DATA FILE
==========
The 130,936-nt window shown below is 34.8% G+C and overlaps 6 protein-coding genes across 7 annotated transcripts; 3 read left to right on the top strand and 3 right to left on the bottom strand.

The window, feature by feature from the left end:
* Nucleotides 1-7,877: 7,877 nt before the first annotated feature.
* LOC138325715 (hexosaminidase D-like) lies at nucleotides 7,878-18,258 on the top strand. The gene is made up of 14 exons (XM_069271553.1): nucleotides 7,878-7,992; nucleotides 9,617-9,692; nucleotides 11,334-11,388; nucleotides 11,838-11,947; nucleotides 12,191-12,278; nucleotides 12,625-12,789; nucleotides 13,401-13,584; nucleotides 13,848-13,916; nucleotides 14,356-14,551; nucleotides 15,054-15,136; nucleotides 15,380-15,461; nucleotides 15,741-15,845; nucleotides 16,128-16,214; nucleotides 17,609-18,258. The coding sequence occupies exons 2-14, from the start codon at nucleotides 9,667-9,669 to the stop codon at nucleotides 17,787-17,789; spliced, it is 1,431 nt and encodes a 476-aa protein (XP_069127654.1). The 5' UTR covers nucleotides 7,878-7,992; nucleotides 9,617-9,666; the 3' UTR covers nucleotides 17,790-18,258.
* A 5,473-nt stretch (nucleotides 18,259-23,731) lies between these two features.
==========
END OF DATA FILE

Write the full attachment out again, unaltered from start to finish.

The 130,936-nt window shown below is 34.8% G+C and overlaps 6 protein-coding genes across 7 annotated transcripts; 3 read left to right on the top strand and 3 right to left on the bottom strand.

The window, feature by feature from the left end:
* Nucleotides 1-7,877: 7,877 nt before the first annotated feature.
* LOC138325715 (hexosaminidase D-like) lies at nucleotides 7,878-18,258 on the top strand. The gene is made up of 14 exons (XM_069271553.1): nucleotides 7,878-7,992; nucleotides 9,617-9,692; nucleotides 11,334-11,388; nucleotides 11,838-11,947; nucleotides 12,191-12,278; nucleotides 12,625-12,789; nucleotides 13,401-13,584; nucleotides 13,848-13,916; nucleotides 14,356-14,551; nucleotides 15,054-15,136; nucleotides 15,380-15,461; nucleotides 15,741-15,845; nucleotides 16,128-16,214; nucleotides 17,609-18,258. The coding sequence occupies exons 2-14, from the start codon at nucleotides 9,667-9,669 to the stop codon at nucleotides 17,787-17,789; spliced, it is 1,431 nt and encodes a 476-aa protein (XP_069127654.1). The 5' UTR covers nucleotides 7,878-7,992; nucleotides 9,617-9,666; the 3' UTR covers nucleotides 17,790-18,258.
* A 5,473-nt stretch (nucleotides 18,259-23,731) lies between these two features.